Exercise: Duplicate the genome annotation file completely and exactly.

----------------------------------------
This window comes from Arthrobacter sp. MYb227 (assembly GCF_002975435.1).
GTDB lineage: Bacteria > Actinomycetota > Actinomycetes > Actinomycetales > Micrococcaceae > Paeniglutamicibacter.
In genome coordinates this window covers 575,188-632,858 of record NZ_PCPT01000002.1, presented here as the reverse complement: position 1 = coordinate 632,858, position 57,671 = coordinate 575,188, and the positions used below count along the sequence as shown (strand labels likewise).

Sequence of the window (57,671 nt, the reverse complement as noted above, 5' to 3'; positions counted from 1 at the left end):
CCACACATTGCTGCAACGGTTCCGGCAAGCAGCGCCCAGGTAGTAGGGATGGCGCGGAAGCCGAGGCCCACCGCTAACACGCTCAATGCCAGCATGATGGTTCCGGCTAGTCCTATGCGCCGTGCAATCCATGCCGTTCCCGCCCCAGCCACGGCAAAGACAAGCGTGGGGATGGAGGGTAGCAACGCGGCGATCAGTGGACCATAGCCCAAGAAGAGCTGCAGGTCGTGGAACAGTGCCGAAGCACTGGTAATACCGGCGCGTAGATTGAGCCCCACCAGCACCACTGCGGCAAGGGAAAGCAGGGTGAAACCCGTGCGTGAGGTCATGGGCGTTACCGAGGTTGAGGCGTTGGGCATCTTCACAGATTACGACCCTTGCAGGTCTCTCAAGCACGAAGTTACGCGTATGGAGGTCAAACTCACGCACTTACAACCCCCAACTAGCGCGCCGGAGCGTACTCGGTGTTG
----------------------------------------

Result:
This window comes from Arthrobacter sp. MYb227 (assembly GCF_002975435.1).
GTDB lineage: Bacteria > Actinomycetota > Actinomycetes > Actinomycetales > Micrococcaceae > Paeniglutamicibacter.
In genome coordinates this window covers 575,188-632,858 of record NZ_PCPT01000002.1, presented here as the reverse complement: position 1 = coordinate 632,858, position 57,671 = coordinate 575,188, and the positions used below count along the sequence as shown (strand labels likewise).

Sequence of the window (57,671 nt, the reverse complement as noted above, 5' to 3'; positions counted from 1 at the left end):
CCACACATTGCTGCAACGGTTCCGGCAAGCAGCGCCCAGGTAGTAGGGATGGCGCGGAAGCCGAGGCCCACCGCTAACACGCTCAATGCCAGCATGATGGTTCCGGCTAGTCCTATGCGCCGTGCAATCCATGCCGTTCCCGCCCCAGCCACGGCAAAGACAAGCGTGGGGATGGAGGGTAGCAACGCGGCGATCAGTGGACCATAGCCCAAGAAGAGCTGCAGGTCGTGGAACAGTGCCGAAGCACTGGTAATACCGGCGCGTAGATTGAGCCCCACCAGCACCACTGCGGCAAGGGAAAGCAGGGTGAAACCCGTGCGTGAGGTCATGGGCGTTACCGAGGTTGAGGCGTTGGGCATCTTCACAGATTACGACCCTTGCAGGTCTCTCAAGCACGAAGTTACGCGTATGGAGGTCAAACTCACGCACTTACAACCCCCAACTAGCGCGCCGGAGCGTACTCGGTGTTG